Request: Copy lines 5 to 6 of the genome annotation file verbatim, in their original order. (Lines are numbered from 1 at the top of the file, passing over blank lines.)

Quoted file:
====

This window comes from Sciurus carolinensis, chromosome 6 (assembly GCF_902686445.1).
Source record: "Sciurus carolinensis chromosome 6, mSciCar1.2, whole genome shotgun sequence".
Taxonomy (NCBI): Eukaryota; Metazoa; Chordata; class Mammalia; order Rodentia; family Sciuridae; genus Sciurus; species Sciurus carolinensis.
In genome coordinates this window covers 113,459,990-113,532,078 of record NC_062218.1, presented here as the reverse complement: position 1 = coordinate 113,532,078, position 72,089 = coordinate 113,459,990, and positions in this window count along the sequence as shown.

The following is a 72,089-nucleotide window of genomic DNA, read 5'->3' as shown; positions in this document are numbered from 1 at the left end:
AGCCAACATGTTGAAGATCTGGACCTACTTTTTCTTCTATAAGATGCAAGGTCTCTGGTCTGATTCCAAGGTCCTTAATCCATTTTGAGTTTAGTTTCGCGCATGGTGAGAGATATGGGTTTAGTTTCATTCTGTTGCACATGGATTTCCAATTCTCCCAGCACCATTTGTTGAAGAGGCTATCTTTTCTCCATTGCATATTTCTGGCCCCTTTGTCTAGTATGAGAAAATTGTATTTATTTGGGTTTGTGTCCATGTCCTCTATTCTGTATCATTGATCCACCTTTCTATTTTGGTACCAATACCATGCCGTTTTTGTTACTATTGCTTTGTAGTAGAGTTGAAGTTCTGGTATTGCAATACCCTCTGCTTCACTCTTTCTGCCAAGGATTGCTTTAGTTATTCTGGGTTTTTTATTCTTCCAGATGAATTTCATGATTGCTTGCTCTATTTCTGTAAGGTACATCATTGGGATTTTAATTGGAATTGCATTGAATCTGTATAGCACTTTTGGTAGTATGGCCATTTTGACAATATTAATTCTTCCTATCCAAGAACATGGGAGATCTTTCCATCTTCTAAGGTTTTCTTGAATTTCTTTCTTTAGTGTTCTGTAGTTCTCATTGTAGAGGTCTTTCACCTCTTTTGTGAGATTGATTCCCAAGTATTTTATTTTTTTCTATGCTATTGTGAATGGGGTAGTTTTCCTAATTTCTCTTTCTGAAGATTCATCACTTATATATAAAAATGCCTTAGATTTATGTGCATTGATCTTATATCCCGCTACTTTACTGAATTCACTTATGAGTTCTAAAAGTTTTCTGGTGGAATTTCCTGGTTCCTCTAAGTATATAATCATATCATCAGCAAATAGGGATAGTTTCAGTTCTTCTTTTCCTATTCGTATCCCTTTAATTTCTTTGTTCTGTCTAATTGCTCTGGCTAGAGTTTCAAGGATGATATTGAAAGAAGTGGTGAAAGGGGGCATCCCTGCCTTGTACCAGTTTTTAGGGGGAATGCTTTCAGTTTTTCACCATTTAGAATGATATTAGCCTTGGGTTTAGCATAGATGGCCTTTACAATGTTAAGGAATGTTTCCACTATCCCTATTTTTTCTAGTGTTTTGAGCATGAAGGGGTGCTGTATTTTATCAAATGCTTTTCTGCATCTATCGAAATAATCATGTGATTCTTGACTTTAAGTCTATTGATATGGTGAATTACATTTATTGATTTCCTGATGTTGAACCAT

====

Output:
The following is a 72,089-nucleotide window of genomic DNA, read 5'->3' as shown; positions in this document are numbered from 1 at the left end:
AGCCAACATGTTGAAGATCTGGACCTACTTTTTCTTCTATAAGATGCAAGGTCTCTGGTCTGATTCCAAGGTCCTTAATCCATTTTGAGTTTAGTTTCGCGCATGGTGAGAGATATGGGTTTAGTTTCATTCTGTTGCACATGGATTTCCAATTCTCCCAGCACCATTTGTTGAAGAGGCTATCTTTTCTCCATTGCATATTTCTGGCCCCTTTGTCTAGTATGAGAAAATTGTATTTATTTGGGTTTGTGTCCATGTCCTCTATTCTGTATCATTGATCCACCTTTCTATTTTGGTACCAATACCATGCCGTTTTTGTTACTATTGCTTTGTAGTAGAGTTGAAGTTCTGGTATTGCAATACCCTCTGCTTCACTCTTTCTGCCAAGGATTGCTTTAGTTATTCTGGGTTTTTTATTCTTCCAGATGAATTTCATGATTGCTTGCTCTATTTCTGTAAGGTACATCATTGGGATTTTAATTGGAATTGCATTGAATCTGTATAGCACTTTTGGTAGTATGGCCATTTTGACAATATTAATTCTTCCTATCCAAGAACATGGGAGATCTTTCCATCTTCTAAGGTTTTCTTGAATTTCTTTCTTTAGTGTTCTGTAGTTCTCATTGTAGAGGTCTTTCACCTCTTTTGTGAGATTGATTCCCAAGTATTTTATTTTTTTCTATGCTATTGTGAATGGGGTAGTTTTCCTAATTTCTCTTTCTGAAGATTCATCACTTATATATAAAAATGCCTTAGATTTATGTGCATTGATCTTATATCCCGCTACTTTACTGAATTCACTTATGAGTTCTAAAAGTTTTCTGGTGGAATTTCCTGGTTCCTCTAAGTATATAATCATATCATCAGCAAATAGGGATAGTTTCAGTTCTTCTTTTCCTATTCGTATCCCTTTAATTTCTTTGTTCTGTCTAATTGCTCTGGCTAGAGTTTCAAGGATGATATTGAAAGAAGTGGTGAAAGGGGGCATCCCTGCCTTGTACCAGTTTTTAGGGGGAATGCTTTCAGTTTTTCACCATTTAGAATGATATTAGCCTTGGGTTTAGCATAGATGGCCTTTACAATGTTAAGGAATGTTTCCACTATCCCTATTTTTTCTAGTGTTTTGAGCATGAAGGGGTGCTGTATTTTATCAAATGCTTTTCTGCATCTATCGAAATAATCATGTGATTCTTGACTTTAAGTCTATTGATATGGTGAATTACATTTATTGATTTCCTGATGTTGAACCAT